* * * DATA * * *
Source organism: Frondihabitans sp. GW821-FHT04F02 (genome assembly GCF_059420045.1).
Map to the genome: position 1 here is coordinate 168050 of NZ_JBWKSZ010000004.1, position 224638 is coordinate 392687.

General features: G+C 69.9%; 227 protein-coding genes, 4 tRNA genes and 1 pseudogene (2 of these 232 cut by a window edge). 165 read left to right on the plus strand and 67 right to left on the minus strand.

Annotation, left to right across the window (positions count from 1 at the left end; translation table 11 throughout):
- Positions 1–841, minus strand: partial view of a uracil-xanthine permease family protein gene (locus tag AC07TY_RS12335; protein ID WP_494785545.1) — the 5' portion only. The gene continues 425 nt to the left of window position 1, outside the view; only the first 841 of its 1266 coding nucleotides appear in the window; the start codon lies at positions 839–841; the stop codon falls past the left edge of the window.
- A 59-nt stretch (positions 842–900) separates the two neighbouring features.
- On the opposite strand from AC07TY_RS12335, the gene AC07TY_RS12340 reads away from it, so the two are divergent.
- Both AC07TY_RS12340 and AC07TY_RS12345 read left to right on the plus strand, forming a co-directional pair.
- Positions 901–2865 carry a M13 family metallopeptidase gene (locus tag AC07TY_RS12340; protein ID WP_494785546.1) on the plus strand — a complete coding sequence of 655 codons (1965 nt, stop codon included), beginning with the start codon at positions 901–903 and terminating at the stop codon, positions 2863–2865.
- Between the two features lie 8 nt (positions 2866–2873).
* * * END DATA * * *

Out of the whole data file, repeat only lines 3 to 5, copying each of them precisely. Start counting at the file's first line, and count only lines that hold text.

General features: G+C 69.9%; 227 protein-coding genes, 4 tRNA genes and 1 pseudogene (2 of these 232 cut by a window edge). 165 read left to right on the plus strand and 67 right to left on the minus strand.

Annotation, left to right across the window (positions count from 1 at the left end; translation table 11 throughout):
- Positions 1–841, minus strand: partial view of a uracil-xanthine permease family protein gene (locus tag AC07TY_RS12335; protein ID WP_494785545.1) — the 5' portion only. The gene continues 425 nt to the left of window position 1, outside the view; only the first 841 of its 1266 coding nucleotides appear in the window; the start codon lies at positions 839–841; the stop codon falls past the left edge of the window.